HUMAN SKELETON 04 JUNE 2014 Lesson Description Summary HUMAN SKELETON 04 JUNE 2014 Lesson...

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Transcript of HUMAN SKELETON 04 JUNE 2014 Lesson Description Summary HUMAN SKELETON 04 JUNE 2014 Lesson...


    Lesson Description

    In this lesson we:

     Will look at the bones that make up the human skeleton


    The Human Skeleton

     206 bones make up the skeleton of a human

     The skeleton can be divided up into two distinct groups

    Axial Skeleton

     Skull

     Vertebral column

     Ribcage

    Appendicular Skeleton

     Pectoral girdle

     Upper limb

     Pelvic girdle

     Lower limb

    The Axial Skeleton

     Consists of the skull, vertebral column, sternum and ribs

    The Skull

     The cranium is made of eight flat bones.

     Joined by immovable joints called sutures.

     They are strong and protect the brain

  • The Vertebral Column

     Consists of 33 irregular bones.

     Have cartilaginous intervertebral discs that act as shock absorbers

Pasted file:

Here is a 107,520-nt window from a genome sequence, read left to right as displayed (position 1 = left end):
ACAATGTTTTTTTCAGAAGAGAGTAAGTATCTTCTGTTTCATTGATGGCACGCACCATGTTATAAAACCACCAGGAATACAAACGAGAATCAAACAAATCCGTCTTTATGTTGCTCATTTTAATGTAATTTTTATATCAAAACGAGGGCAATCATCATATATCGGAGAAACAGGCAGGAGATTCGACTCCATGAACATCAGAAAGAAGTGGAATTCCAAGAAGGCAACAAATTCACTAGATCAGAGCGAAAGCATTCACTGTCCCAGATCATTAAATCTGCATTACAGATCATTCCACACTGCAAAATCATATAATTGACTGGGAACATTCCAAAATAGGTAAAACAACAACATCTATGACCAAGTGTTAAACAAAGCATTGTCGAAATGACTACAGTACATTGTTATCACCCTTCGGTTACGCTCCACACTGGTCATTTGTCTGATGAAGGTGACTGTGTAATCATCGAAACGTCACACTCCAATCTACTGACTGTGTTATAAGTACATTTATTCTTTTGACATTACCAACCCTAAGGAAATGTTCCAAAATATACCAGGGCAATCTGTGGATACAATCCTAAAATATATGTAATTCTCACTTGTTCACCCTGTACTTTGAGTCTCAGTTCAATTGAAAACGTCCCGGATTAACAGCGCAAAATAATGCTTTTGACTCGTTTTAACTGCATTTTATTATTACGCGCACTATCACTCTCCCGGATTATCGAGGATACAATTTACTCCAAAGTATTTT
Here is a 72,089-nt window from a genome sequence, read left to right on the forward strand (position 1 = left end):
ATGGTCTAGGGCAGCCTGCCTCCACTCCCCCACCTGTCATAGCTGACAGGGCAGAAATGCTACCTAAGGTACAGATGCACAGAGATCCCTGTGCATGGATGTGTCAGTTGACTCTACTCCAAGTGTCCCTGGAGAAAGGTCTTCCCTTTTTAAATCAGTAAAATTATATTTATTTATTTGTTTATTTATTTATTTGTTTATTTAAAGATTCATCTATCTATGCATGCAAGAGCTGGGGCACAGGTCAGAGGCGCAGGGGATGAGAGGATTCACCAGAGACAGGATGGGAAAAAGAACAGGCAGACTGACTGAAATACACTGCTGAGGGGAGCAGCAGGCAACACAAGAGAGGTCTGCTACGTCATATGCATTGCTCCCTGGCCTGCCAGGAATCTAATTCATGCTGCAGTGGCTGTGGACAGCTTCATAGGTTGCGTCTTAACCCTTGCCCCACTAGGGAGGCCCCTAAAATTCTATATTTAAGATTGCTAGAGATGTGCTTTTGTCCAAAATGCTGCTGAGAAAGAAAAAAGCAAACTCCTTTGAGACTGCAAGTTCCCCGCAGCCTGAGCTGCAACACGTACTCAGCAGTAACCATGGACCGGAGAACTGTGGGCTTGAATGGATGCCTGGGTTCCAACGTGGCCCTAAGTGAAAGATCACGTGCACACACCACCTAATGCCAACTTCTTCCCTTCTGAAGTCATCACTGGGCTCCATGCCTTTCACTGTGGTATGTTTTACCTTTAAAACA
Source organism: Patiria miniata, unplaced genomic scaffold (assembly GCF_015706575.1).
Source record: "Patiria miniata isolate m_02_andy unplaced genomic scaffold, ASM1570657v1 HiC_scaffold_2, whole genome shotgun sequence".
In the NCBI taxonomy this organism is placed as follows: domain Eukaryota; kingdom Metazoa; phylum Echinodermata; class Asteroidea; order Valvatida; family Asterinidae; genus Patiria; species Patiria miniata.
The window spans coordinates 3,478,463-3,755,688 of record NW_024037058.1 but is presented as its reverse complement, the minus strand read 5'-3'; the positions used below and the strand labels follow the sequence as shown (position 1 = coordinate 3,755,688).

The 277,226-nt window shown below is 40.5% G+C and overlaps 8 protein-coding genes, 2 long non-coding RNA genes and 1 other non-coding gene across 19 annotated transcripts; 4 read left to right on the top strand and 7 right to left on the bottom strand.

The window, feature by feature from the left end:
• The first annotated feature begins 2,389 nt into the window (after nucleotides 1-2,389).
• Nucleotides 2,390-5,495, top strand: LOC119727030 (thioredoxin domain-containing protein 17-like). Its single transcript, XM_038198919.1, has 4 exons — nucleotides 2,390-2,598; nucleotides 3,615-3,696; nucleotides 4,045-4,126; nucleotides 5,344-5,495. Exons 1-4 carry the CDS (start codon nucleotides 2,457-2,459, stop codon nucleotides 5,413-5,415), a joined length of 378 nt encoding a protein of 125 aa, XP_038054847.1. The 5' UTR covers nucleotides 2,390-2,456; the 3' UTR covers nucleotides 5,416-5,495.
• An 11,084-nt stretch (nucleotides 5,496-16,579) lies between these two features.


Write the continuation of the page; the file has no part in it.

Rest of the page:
 Functions of the vertebral column o Protects the spinal cord o Shock absorber for the upper

    body o The skull, ribs and pelvic girdle

    are attached to it o Muscles are attached to allow

    movement o The spinal curves allow for

    strength and support of body weight and balance

    The Ribcage

     Consists of 12 pairs of thoracic ribs, 12 thoracic vertebra and the sternum

     The first seven pairs of ribs are attached directly to the sternum and are called true ribs. The

    next three pairs are called false ribs and attach to the sternum via a common costal cartilage.

    The bottom two are called floating ribs as they do not attach to the sternum at all

  • The Appendicular Skeleton

     Consists of the o pectoral girdle and arm o the pelvic girdle and the leg

    The Pectoral Girdle and Arm